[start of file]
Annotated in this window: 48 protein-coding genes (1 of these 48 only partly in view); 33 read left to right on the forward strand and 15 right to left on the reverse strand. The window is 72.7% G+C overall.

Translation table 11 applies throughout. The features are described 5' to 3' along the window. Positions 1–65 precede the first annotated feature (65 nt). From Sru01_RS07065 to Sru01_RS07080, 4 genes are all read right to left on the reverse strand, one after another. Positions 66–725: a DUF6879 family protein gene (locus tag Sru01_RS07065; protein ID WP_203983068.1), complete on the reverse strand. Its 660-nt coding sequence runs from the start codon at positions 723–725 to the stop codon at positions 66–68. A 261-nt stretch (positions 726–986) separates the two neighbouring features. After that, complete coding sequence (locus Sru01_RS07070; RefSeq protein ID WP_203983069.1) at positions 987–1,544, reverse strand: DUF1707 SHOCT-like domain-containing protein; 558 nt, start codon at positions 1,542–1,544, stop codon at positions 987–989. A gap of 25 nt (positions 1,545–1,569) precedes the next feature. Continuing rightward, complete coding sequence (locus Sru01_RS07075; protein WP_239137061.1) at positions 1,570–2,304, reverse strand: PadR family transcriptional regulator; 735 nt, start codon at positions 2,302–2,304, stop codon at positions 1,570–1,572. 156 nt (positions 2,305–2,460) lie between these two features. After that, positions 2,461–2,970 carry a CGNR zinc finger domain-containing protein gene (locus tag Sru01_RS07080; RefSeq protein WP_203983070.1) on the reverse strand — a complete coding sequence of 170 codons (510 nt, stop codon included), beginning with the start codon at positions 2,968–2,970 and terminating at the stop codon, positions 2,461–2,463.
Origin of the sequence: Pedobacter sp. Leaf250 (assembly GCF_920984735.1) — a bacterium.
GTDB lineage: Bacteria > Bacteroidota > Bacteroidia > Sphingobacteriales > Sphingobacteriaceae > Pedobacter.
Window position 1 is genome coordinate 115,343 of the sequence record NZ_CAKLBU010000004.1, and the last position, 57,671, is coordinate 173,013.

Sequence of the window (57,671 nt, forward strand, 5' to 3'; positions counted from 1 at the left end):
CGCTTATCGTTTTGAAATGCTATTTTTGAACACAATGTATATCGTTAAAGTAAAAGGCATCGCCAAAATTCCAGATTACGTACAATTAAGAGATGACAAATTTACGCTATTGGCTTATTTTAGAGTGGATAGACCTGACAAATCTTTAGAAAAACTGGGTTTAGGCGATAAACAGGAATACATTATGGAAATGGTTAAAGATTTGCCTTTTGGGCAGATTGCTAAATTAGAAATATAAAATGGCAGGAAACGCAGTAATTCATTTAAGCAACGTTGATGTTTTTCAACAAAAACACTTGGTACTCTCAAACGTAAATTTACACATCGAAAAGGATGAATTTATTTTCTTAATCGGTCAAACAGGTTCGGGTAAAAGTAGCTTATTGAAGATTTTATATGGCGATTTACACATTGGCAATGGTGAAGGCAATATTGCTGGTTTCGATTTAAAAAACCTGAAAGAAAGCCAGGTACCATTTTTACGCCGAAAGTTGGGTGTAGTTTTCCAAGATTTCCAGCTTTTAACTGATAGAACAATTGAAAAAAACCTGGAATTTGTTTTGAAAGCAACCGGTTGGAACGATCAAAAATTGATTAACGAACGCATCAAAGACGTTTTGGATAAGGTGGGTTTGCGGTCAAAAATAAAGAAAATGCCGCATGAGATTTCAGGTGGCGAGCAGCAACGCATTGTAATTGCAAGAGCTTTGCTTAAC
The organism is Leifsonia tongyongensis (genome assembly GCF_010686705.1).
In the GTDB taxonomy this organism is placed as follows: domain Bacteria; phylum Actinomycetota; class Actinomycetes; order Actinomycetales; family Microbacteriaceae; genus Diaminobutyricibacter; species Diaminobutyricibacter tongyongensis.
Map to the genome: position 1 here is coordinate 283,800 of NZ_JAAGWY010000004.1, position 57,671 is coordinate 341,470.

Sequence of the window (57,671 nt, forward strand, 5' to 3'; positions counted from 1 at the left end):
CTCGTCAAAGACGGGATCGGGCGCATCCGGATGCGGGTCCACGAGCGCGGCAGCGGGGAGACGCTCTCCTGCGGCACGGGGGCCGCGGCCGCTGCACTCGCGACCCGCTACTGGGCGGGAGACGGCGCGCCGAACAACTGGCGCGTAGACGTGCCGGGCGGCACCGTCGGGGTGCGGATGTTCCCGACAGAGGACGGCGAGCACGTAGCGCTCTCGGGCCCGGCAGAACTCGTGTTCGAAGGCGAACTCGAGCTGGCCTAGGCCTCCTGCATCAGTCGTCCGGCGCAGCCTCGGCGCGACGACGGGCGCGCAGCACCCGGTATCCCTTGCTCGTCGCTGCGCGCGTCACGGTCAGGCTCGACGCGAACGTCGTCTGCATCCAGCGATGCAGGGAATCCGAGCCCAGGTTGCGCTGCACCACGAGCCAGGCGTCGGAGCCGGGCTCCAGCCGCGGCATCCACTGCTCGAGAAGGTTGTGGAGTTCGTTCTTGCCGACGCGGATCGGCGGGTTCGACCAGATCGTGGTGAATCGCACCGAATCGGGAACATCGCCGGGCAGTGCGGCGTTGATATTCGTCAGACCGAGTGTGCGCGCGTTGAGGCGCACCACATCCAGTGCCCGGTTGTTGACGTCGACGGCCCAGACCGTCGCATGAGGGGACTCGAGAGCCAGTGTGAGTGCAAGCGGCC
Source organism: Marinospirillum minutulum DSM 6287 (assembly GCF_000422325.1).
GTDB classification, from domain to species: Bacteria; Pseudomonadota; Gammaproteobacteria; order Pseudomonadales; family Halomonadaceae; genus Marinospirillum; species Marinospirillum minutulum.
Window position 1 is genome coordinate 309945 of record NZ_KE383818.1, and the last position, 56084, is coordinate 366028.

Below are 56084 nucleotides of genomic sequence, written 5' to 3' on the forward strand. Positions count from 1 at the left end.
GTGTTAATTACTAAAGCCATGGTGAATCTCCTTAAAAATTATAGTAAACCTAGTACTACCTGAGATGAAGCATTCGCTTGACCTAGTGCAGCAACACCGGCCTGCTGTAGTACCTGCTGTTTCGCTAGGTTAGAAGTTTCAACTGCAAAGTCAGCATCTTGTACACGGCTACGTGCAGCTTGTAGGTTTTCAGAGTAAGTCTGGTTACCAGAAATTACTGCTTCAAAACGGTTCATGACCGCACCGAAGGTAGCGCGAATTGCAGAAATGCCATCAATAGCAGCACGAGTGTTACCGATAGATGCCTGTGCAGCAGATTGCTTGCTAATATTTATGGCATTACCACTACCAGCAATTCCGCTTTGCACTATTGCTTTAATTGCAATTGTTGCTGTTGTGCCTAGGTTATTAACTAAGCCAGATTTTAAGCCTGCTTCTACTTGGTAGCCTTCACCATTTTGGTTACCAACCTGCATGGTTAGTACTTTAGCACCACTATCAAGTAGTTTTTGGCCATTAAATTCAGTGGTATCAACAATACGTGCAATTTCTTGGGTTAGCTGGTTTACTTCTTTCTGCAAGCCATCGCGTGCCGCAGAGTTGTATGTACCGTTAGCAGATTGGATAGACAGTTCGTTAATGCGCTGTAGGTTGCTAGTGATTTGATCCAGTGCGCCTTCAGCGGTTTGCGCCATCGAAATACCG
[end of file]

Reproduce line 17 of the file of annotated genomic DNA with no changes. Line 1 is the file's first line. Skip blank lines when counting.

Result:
GTGTTAATTACTAAAGCCATGGTGAATCTCCTTAAAAATTATAGTAAACCTAGTACTACCTGAGATGAAGCATTCGCTTGACCTAGTGCAGCAACACCGGCCTGCTGTAGTACCTGCTGTTTCGCTAGGTTAGAAGTTTCAACTGCAAAGTCAGCATCTTGTACACGGCTACGTGCAGCTTGTAGGTTTTCAGAGTAAGTCTGGTTACCAGAAATTACTGCTTCAAAACGGTTCATGACCGCACCGAAGGTAGCGCGAATTGCAGAAATGCCATCAATAGCAGCACGAGTGTTACCGATAGATGCCTGTGCAGCAGATTGCTTGCTAATATTTATGGCATTACCACTACCAGCAATTCCGCTTTGCACTATTGCTTTAATTGCAATTGTTGCTGTTGTGCCTAGGTTATTAACTAAGCCAGATTTTAAGCCTGCTTCTACTTGGTAGCCTTCACCATTTTGGTTACCAACCTGCATGGTTAGTACTTTAGCACCACTATCAAGTAGTTTTTGGCCATTAAATTCAGTGGTATCAACAATACGTGCAATTTCTTGGGTTAGCTGGTTTACTTCTTTCTGCAAGCCATCGCGTGCCGCAGAGTTGTATGTACCGTTAGCAGATTGGATAGACAGTTCGTTAATGCGCTGTAGGTTGCTAGTGATTTGATCCAGTGCGCCTTCAGCGGTTTGCGCCATCGAAATACCG